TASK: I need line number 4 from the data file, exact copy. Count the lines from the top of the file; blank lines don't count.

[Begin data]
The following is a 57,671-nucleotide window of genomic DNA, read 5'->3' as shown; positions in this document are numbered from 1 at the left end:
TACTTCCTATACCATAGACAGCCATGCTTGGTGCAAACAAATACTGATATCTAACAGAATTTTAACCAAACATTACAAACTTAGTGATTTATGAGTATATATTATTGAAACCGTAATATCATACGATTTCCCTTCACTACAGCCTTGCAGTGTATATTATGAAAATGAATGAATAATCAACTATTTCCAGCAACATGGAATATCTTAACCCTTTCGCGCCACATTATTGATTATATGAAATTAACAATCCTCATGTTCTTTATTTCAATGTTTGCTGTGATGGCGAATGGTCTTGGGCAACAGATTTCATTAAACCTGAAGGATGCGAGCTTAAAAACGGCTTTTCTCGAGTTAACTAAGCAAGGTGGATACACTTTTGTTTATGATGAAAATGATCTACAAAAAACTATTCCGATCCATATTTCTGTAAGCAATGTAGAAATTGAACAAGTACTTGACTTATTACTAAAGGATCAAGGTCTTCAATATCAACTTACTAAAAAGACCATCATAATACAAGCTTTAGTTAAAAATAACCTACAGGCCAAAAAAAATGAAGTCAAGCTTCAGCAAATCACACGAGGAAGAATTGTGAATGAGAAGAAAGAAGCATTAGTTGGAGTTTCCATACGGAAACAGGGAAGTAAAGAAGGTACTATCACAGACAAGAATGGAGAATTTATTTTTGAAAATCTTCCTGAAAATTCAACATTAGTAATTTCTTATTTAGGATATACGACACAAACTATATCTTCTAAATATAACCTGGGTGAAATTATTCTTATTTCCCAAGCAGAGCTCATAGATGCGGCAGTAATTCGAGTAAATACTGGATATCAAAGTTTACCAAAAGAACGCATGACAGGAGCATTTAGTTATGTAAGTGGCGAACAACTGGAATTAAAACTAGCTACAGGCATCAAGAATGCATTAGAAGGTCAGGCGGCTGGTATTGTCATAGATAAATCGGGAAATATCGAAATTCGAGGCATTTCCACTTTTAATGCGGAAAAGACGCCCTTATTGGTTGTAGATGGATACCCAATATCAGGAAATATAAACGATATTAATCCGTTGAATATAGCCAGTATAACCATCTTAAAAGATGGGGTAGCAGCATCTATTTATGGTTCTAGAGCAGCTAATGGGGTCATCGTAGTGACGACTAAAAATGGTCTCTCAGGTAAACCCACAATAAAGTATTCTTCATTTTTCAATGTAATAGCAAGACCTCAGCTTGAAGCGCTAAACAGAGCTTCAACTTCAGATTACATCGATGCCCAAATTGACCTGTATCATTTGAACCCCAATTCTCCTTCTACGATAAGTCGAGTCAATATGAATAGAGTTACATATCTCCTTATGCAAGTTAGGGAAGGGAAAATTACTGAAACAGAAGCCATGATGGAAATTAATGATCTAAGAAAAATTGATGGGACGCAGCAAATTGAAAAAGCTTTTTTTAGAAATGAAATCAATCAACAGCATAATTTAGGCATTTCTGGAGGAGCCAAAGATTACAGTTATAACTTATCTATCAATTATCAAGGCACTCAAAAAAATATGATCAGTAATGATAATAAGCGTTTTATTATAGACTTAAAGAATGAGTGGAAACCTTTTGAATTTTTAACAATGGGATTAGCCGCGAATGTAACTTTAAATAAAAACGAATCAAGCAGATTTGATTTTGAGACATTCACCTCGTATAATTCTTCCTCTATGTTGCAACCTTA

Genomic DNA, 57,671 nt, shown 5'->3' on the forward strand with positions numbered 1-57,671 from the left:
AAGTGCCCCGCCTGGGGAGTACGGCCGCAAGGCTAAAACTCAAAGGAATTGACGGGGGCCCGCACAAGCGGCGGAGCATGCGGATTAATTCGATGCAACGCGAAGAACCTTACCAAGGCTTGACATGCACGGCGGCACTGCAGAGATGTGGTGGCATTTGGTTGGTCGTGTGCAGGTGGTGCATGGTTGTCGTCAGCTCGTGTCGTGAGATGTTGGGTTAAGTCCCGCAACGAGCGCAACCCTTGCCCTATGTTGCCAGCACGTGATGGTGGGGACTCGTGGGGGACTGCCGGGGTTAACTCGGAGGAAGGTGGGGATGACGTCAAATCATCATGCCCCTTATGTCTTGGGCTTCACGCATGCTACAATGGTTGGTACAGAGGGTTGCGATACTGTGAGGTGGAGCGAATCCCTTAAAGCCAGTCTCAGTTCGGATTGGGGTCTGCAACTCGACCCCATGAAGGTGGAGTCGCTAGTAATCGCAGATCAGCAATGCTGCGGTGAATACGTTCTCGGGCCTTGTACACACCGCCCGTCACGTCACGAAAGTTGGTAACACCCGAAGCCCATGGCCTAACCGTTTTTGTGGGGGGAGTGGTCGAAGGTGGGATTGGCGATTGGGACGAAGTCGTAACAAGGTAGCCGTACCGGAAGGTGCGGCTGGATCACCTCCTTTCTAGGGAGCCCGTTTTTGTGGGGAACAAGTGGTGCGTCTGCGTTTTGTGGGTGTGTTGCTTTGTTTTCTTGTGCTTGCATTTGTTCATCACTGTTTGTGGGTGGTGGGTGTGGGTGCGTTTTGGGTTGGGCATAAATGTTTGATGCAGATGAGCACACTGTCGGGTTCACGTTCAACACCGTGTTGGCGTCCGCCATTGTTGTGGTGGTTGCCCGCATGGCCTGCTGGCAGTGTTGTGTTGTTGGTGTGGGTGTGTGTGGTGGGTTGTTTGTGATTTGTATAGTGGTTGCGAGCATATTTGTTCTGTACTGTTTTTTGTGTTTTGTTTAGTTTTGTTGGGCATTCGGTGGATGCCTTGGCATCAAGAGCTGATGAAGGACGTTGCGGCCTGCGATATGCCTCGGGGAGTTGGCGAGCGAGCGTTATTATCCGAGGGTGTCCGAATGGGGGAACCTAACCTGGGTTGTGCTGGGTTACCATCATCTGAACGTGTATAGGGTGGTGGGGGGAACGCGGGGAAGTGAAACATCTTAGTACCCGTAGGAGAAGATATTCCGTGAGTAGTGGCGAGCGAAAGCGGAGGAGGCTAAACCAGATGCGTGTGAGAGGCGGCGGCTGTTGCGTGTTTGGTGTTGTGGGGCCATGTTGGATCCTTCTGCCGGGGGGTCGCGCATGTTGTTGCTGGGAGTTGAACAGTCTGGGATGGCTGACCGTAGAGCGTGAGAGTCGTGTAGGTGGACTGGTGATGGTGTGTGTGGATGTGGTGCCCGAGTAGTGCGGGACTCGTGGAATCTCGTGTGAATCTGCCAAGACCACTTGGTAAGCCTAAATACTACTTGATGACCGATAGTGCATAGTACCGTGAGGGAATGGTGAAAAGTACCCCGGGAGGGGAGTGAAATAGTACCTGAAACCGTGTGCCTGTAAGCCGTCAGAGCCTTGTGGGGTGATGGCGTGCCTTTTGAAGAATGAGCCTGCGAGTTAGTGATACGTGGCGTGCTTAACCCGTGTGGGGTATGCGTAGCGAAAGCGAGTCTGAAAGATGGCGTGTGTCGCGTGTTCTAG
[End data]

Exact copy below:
AAGTGCCCCGCCTGGGGAGTACGGCCGCAAGGCTAAAACTCAAAGGAATTGACGGGGGCCCGCACAAGCGGCGGAGCATGCGGATTAATTCGATGCAACGCGAAGAACCTTACCAAGGCTTGACATGCACGGCGGCACTGCAGAGATGTGGTGGCATTTGGTTGGTCGTGTGCAGGTGGTGCATGGTTGTCGTCAGCTCGTGTCGTGAGATGTTGGGTTAAGTCCCGCAACGAGCGCAACCCTTGCCCTATGTTGCCAGCACGTGATGGTGGGGACTCGTGGGGGACTGCCGGGGTTAACTCGGAGGAAGGTGGGGATGACGTCAAATCATCATGCCCCTTATGTCTTGGGCTTCACGCATGCTACAATGGTTGGTACAGAGGGTTGCGATACTGTGAGGTGGAGCGAATCCCTTAAAGCCAGTCTCAGTTCGGATTGGGGTCTGCAACTCGACCCCATGAAGGTGGAGTCGCTAGTAATCGCAGATCAGCAATGCTGCGGTGAATACGTTCTCGGGCCTTGTACACACCGCCCGTCACGTCACGAAAGTTGGTAACACCCGAAGCCCATGGCCTAACCGTTTTTGTGGGGGGAGTGGTCGAAGGTGGGATTGGCGATTGGGACGAAGTCGTAACAAGGTAGCCGTACCGGAAGGTGCGGCTGGATCACCTCCTTTCTAGGGAGCCCGTTTTTGTGGGGAACAAGTGGTGCGTCTGCGTTTTGTGGGTGTGTTGCTTTGTTTTCTTGTGCTTGCATTTGTTCATCACTGTTTGTGGGTGGTGGGTGTGGGTGCGTTTTGGGTTGGGCATAAATGTTTGATGCAGATGAGCACACTGTCGGGTTCACGTTCAACACCGTGTTGGCGTCCGCCATTGTTGTGGTGGTTGCCCGCATGGCCTGCTGGCAGTGTTGTGTTGTTGGTGTGGGTGTGTGTGGTGGGTTGTTTGTGATTTGTATAGTGGTTGCGAGCATATTTGTTCTGTACTGTTTTTTGTGTTTTGTTTAGTTTTGTTGGGCATTCGGTGGATGCCTTGGCATCAAGAGCTGATGAAGGACGTTGCGGCCTGCGATATGCCTCGGGGAGTTGGCGAGCGAGCGTTATTATCCGAGGGTGTCCGAATGGGGGAACCTAACCTGGGTTGTGCTGGGTTACCATCATCTGAACGTGTATAGGGTGGTGGGGGGAACGCGGGGAAGTGAAACATCTTAGTACCCGTAGGAGAAGATATTCCGTGAGTAGTGGCGAGCGAAAGCGGAGGAGGCTAAACCAGATGCGTGTGAGAGGCGGCGGCTGTTGCGTGTTTGGTGTTGTGGGGCCATGTTGGATCCTTCTGCCGGGGGGTCGCGCATGTTGTTGCTGGGAGTTGAACAGTCTGGGATGGCTGACCGTAGAGCGTGAGAGTCGTGTAGGTGGACTGGTGATGGTGTGTGTGGATGTGGTGCCCGAGTAGTGCGGGACTCGTGGAATCTCGTGTGAATCTGCCAAGACCACTTGGTAAGCCTAAATACTACTTGATGACCGATAGTGCATAGTACCGTGAGGGAATGGTGAAAAGTACCCCGGGAGGGGAGTGAAATAGTACCTGAAACCGTGTGCCTGTAAGCCGTCAGAGCCTTGTGGGGTGATGGCGTGCCTTTTGAAGAATGAGCCTGCGAGTTAGTGATACGTGGCGTGCTTAACCCGTGTGGGGTATGCGTAGCGAAAGCGAGTCTGAAAGATGGCGTGTGTCGCGTGTTCTAG